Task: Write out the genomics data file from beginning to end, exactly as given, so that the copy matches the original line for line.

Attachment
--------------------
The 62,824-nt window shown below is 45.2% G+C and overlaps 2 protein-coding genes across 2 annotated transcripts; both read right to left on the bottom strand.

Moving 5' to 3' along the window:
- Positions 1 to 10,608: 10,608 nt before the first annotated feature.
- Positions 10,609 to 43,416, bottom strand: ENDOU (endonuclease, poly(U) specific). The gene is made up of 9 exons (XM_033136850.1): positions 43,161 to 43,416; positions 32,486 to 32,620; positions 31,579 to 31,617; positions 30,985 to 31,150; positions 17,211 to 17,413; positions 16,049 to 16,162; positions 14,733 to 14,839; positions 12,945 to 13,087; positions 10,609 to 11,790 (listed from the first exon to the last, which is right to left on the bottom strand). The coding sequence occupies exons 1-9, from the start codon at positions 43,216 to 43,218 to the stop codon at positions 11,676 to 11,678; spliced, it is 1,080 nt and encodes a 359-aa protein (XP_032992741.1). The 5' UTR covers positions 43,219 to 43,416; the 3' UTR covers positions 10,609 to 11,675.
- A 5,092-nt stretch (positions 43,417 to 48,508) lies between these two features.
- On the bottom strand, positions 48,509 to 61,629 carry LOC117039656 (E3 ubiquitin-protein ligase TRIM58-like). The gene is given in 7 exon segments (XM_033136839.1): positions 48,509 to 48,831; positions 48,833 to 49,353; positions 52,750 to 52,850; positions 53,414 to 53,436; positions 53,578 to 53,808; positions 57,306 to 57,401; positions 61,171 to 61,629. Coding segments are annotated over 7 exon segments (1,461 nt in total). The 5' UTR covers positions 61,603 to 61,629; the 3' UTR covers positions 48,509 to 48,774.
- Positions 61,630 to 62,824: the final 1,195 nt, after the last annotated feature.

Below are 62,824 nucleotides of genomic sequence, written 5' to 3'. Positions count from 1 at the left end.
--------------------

The 62,824-nt window shown below is 45.2% G+C and overlaps 2 protein-coding genes across 2 annotated transcripts; both read right to left on the bottom strand.

Moving 5' to 3' along the window:
- Positions 1 to 10,608: 10,608 nt before the first annotated feature.
- Positions 10,609 to 43,416, bottom strand: ENDOU (endonuclease, poly(U) specific). The gene is made up of 9 exons (XM_033136850.1): positions 43,161 to 43,416; positions 32,486 to 32,620; positions 31,579 to 31,617; positions 30,985 to 31,150; positions 17,211 to 17,413; positions 16,049 to 16,162; positions 14,733 to 14,839; positions 12,945 to 13,087; positions 10,609 to 11,790 (listed from the first exon to the last, which is right to left on the bottom strand). The coding sequence occupies exons 1-9, from the start codon at positions 43,216 to 43,218 to the stop codon at positions 11,676 to 11,678; spliced, it is 1,080 nt and encodes a 359-aa protein (XP_032992741.1). The 5' UTR covers positions 43,219 to 43,416; the 3' UTR covers positions 10,609 to 11,675.
- A 5,092-nt stretch (positions 43,417 to 48,508) lies between these two features.
- On the bottom strand, positions 48,509 to 61,629 carry LOC117039656 (E3 ubiquitin-protein ligase TRIM58-like). The gene is given in 7 exon segments (XM_033136839.1): positions 48,509 to 48,831; positions 48,833 to 49,353; positions 52,750 to 52,850; positions 53,414 to 53,436; positions 53,578 to 53,808; positions 57,306 to 57,401; positions 61,171 to 61,629. Coding segments are annotated over 7 exon segments (1,461 nt in total). The 5' UTR covers positions 61,603 to 61,629; the 3' UTR covers positions 48,509 to 48,774.
- Positions 61,630 to 62,824: the final 1,195 nt, after the last annotated feature.

Below are 62,824 nucleotides of genomic sequence, written 5' to 3'. Positions count from 1 at the left end.